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PARTNERS Project: Development and implementation of a digital tool for multisectoralsupport and management of long-term condition

PARTNERS Project: Development and implementation of a digital tool for multisectoralsupport and management of long-term condition

Principal Investigator: Professor Mari-Carmen Portillo

Co Applicants: Line Bragstad, Dr Dorit Kunkel, Dr Kat Bradbury, Dr Lindsay Welch, Hayden Kirk, Dr Caroline Barker, Sandra Bartolomeu Pires, Christopher Edwards, Lindsay Cherry, Francesca White, Caroline Aylott, Cathal Doyle.

Partners: University of Southampton, University of Oslo, Solent NHS Trust, University Hospital Southampton NHS Foundation Trust, Hampshire and Isle of Wight ICS, Versus Arthritis, and Parkinson’s UK.

Lay Summary

Background to the research: Self-management is an approach to help people with long term conditions manage their health daily. Existing NHS self-management tools focus on healthcare (medication management, appointments) and fail to capture aspects of how people live with and adjust to long-term conditions. This includes social support (family/friends) and other resources and networks available like the voluntary sector, industry and community groups.We have created an intervention (an action to improve a situation or prevent it getting worse) to support self-management for people with Parkinson’s Disease and their family/carers. This intervention recognises the role of social support, voluntary sector, industry, and community groups in adjusting to living with a condition. Our next step is toadapt this intervention to the needs of people living with other conditions like Arthritis and for those living with more than one condition and create a digital tool.

Aim of the research: To develop, implement and evaluate a digital tool that supports the management of people with Parkinson’s Disease and/or Arthritis. The tool will support professionals and other organisations to connect, share resources and optimise communication and referrals, leading to more personalised and cost-effective use of resources (beyond healthcare) in the community.

Design and methods: The research will take place in community settings in Wessex. We will prioritise disadvantaged groups (those less comfortable using technology and less able toaccess available resources and support). We will: 1. Work with our patient and public involvement (PPI) representatives, relevant voluntary organisations, health and social care providers, and key people involved in policy making and NHS strategy. They will have a voice ineach decision to ensure our tool is relevant and acceptable to those using it. 2. Host discussion groups with people with Parkinson’s Disease and/or Arthritis and theirfamily/carers to understand the positive and negative aspects of existing digital tools, from a patient perspective. 3. Design our self-management tool. 4. Test the tool through two primary care surgeries (GP) and voluntary organisations (Parkinson’s UK and Versus Arthritis).Testing will help understand how the tool is used and what helps or hinders its success.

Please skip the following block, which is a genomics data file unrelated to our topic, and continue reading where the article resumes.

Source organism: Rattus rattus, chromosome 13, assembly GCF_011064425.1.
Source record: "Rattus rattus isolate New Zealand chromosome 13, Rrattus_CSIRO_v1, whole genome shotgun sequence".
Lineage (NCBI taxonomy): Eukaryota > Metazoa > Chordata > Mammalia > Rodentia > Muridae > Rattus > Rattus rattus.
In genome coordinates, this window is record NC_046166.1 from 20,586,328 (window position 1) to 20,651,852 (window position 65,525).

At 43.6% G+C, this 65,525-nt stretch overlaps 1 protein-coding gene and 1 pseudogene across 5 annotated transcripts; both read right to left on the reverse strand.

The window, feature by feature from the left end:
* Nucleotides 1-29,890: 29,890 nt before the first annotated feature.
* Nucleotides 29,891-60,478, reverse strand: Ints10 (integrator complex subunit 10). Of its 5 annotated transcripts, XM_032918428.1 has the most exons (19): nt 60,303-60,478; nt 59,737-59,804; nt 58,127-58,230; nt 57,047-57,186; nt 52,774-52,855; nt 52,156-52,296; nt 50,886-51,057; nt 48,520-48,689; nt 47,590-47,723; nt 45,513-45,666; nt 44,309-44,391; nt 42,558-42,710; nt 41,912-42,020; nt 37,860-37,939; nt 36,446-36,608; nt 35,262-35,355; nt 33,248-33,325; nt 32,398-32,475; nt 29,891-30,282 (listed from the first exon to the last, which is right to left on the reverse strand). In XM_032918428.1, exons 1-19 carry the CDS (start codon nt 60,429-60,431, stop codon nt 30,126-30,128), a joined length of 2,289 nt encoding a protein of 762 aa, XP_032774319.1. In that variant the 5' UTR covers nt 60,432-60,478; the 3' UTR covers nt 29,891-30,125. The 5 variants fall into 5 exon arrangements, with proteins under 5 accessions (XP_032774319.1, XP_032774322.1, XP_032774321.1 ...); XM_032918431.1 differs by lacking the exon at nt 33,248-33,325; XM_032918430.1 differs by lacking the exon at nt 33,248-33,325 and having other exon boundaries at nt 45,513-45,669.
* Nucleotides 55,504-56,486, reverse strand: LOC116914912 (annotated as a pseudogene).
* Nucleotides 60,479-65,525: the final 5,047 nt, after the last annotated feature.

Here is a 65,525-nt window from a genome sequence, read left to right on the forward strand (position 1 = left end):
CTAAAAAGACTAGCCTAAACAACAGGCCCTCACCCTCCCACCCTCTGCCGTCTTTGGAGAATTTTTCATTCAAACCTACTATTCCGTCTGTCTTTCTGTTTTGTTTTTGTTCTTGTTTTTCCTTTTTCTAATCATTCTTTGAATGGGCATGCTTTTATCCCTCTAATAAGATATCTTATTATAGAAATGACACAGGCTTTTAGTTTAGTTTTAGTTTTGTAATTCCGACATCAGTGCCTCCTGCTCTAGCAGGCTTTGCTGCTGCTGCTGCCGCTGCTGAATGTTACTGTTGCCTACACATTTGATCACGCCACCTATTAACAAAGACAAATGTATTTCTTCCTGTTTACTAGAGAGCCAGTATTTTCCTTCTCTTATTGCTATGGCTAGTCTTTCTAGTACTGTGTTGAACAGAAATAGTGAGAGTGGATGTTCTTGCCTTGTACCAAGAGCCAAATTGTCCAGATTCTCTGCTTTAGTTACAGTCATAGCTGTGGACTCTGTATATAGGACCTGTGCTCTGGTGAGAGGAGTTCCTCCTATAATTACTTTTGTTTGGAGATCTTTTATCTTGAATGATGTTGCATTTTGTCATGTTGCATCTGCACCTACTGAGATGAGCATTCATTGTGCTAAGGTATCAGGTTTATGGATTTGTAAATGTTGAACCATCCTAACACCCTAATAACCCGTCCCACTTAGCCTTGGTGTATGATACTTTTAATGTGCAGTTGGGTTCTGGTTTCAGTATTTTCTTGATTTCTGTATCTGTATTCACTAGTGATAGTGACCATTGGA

Deliverables: The research will generate: a digital tool to support more effective self-management of Parkinson’s Disease and/or Arthritis, recommendations for policy development, evidence for how to improve NHS services. Public Patient Involvement: We willwork with people with Parkinson’s Disease and/or Arthritis and their families/carers. We will work together as equal partners to define their level of involvement, roles, methods to input and training needs. We will also explore what works best or what we should do differently intheir involvement.

Dissemination: We will share our learning across the different groups involved. This will include presentations, policy briefings, newsletters, and public events.

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